Johnny Fever Signs Off For The Final Time

Actor Howard Hesseman passes away at age 81

Howard Hesseman RIP (Image: Twitter)

Howard Hesseman, who died due to complications of colon surgery in Los Angeles on January 29, at age 81, was the essential counter cultural icon.

Press play to hear a narrated version of this story, presented by AudioHopper.

His status was confirmed several times over, but no more so than when playing the character he’s eternally known for, Johnny Fever on the hit network TV series WKRP in Cincinnati. The fact that it wasn’t much of a stretch for the former real-life, droopy-eyed San Francisco deejay (who broadcast under the air name “Don Sturdy”), only affirmed the fact that it was an astute portrayal, one that epitomized every stoner and slacker that took to the airwaves while using their  microphones to give voice to their insurgent attitudes. 

Likewise, having spent his early years in San Francisco as a founding member of the improvisation comedy collective known as The Committee, he became an integral part of the cultural fabric of that iconic community, while further ingraining his influence in the budding underground that took shape in the late 1960s.

Once he got his acting chops together, Hesseman made early incursions into television, playing minor roles on such seminal series as Dragnet (which found him acting the role of a hippie who edited an underground newspaper), The Andy Griffith Show, The Bob Newhart Show, Boston Legal, Laverne and Shirley, The Rockford Files and House. Later, after his stint on WKRP in Cincinnati, he went on to land recurring roles in Head of the Class, That ‘70s Show, CSI Crime Scene Investigation, One Day at a Time and The New WKRP in Cincinnati.

In addition, he hosted Saturday Night Live three times, once when he took the opportunity to eulogize the late John Belushi, and another time when he triumphantly mooned a portrait of then-president Ronald Reagan.

 

VIDEO: Howard Hesseman on SNL

It could never be said that Hesseman didn’t put his feelings on full display whenever he had the opportunity. 

He also attained a string of stage and big screen appearances — most notably, a part in the scarcely exaggerated “rockumentary” Spinal Tap —  mostly playing outcasts and eccentrics that were consistently left-of-center.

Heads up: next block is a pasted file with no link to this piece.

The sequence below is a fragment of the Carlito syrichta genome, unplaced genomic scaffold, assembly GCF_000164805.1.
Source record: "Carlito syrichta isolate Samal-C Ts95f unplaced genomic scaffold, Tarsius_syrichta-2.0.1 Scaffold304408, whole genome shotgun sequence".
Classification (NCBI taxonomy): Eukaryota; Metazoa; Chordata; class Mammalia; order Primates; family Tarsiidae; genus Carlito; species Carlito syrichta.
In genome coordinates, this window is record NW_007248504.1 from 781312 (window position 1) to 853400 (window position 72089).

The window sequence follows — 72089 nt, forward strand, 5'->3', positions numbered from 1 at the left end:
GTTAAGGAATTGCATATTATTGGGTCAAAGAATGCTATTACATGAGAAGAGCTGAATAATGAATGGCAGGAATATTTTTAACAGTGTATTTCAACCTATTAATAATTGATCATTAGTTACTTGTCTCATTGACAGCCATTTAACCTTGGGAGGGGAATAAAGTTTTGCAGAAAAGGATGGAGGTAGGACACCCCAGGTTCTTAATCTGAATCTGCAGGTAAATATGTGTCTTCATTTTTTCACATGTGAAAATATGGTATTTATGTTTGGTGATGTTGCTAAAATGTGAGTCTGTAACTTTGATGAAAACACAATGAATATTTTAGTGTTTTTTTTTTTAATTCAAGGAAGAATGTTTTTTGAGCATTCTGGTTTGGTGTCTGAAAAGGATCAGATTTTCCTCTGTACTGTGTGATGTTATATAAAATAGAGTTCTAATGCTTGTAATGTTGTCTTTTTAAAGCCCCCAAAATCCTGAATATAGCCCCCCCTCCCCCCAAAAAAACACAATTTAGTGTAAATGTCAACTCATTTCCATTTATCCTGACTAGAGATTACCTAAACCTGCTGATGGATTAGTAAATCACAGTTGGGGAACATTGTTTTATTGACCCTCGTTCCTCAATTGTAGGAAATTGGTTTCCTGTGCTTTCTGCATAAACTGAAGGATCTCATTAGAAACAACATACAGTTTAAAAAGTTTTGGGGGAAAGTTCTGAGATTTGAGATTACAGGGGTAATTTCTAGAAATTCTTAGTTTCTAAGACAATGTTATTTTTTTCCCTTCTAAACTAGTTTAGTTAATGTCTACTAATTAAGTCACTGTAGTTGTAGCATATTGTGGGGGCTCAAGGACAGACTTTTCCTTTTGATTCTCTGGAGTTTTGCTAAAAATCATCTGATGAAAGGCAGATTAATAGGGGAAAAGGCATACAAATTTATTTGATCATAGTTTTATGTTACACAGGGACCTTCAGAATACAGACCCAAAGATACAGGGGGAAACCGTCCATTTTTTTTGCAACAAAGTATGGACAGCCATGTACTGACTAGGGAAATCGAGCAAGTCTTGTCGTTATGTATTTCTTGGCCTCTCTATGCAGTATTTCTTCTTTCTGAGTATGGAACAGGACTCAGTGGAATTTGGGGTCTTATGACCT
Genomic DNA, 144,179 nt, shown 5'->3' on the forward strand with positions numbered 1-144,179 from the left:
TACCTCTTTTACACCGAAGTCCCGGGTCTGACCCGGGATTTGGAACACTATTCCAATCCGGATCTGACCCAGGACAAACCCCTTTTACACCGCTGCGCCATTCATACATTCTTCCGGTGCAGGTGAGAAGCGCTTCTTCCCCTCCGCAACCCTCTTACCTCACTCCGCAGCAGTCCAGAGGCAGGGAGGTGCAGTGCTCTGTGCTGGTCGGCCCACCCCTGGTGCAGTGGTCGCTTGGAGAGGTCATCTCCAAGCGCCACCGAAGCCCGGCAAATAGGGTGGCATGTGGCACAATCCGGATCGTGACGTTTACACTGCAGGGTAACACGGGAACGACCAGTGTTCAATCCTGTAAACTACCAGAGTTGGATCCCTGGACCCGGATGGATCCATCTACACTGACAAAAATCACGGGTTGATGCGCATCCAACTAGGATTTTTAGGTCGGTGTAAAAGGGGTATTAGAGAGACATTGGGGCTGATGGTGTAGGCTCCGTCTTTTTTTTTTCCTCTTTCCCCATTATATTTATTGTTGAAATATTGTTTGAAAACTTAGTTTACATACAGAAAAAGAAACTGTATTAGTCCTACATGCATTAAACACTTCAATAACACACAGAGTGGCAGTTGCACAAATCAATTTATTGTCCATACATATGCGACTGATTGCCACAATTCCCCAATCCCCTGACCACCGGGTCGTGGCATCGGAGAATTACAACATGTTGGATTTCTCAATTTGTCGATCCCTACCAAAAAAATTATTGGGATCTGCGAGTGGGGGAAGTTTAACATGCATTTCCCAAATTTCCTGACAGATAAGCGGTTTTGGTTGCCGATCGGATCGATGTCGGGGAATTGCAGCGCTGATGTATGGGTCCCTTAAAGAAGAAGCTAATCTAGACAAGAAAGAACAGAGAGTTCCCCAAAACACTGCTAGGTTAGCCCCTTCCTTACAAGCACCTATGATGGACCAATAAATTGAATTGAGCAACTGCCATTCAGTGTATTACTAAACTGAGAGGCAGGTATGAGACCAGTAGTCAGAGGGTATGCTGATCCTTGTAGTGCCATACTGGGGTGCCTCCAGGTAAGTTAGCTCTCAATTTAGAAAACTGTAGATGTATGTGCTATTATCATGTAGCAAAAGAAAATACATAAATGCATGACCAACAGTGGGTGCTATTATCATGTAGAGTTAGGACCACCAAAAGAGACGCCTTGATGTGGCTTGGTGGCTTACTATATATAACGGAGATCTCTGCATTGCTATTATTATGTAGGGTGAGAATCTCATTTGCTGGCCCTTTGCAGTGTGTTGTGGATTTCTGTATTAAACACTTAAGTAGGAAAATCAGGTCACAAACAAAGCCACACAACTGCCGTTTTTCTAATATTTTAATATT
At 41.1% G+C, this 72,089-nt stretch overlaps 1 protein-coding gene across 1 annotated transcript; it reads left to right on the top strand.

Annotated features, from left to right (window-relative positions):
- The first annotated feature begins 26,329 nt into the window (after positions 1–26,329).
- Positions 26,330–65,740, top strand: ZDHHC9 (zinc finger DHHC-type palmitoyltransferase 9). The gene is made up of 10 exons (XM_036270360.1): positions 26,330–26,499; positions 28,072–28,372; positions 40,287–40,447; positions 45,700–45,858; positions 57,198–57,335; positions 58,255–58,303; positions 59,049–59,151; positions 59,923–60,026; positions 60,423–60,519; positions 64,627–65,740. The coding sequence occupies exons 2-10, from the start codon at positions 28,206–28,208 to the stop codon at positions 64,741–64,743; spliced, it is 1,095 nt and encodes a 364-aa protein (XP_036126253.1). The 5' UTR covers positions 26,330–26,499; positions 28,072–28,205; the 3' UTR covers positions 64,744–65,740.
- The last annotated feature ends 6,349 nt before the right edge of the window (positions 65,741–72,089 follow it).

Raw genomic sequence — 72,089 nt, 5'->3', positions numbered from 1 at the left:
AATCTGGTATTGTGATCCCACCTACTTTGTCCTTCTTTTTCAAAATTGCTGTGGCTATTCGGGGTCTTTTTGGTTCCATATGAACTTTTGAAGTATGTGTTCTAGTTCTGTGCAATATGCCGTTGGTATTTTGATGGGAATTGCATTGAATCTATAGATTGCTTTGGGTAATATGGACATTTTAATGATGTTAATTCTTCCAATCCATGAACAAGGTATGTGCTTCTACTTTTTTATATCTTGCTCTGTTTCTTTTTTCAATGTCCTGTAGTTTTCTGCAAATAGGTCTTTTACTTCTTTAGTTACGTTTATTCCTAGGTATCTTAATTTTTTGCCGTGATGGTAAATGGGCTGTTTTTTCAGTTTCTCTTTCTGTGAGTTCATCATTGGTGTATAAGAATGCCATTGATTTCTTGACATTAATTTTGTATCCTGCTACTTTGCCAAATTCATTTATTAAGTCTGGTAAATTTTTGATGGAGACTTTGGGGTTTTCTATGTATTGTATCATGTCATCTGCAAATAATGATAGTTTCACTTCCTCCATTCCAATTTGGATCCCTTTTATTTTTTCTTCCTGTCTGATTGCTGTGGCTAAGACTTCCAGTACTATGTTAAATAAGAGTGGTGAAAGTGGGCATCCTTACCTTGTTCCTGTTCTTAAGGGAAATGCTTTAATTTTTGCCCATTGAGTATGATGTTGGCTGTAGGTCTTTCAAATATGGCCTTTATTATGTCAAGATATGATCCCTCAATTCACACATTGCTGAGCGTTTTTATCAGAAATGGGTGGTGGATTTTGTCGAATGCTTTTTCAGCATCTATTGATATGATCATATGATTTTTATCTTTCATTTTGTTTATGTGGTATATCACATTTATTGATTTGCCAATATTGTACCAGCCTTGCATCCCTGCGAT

“Howard’s character in Spinal Tap didn’t even exist until 24 hours before the shoot,” co-star Michael McKean posted on Twitter. “We’d discovered that the musician we’d hired to play Duke Fame couldn’t improvise, so Rob said let’s give him a manager. I’ll call Howard. He blitzed it, of course.”

Nevertheless, it was the Fever character for which he’ll always be mostly remembered. It was little surprise that he was twice nominated for an Emmy Award as Outstanding Supporting Actor in a Comedy Series in 1980 and 1981. It was his stoner facade and ongoing rants against what he considered the absolute scourge of disco that made him the true personification of every outspoken, closet drug-taking, seemingly off-kilter radio renegade that inhabited the airwaves from small town America to the biggest major markets.

(I personally can attest to that fact. As radio promoter for Capitol Records in the late ‘70s and early ‘80s, I saw any number of characters that shared the common connection to the Fever character. Hesseman’s portrayal was spot on.)

“I think maybe Johnny smokes a little marijuana, drinks beer and wine, and maybe a little hard liquor,” Hesseman admitted when interviewed by The New York Times in 1979. ”And on one of those hard mornings at the station, he might take what for many years was referred to as a diet pill. But he is a moderate user of soft drugs, specifically marijuana.”

That said, those who knew him best could testify torte fact he wasn’t class clown he pretended to be.

“Howard was eloquent…stylish…and hilarious,” said Loni Anderson, Hesseman’s friend of 40 years and co-star”co-star. “My favorite Howard sign-off…a quote by Louis Armstrong…‘Jazz is what you are.’ And now Howard, forever missed is just what you are.”

 

VIDEO: Johnny Fever Takes Control 

 

 

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Lee Zimmerman

Lee Zimmerman is a writer and columnist based in beautiful Maryville Tennessee. Over the past 20 years, his work has appeared in dozens of leading music publications. He is also the author of Americana Music: Voice, Visionaries, and Pioneers of an Honest Sound, which will be published by Texas A&M University Press early next year.

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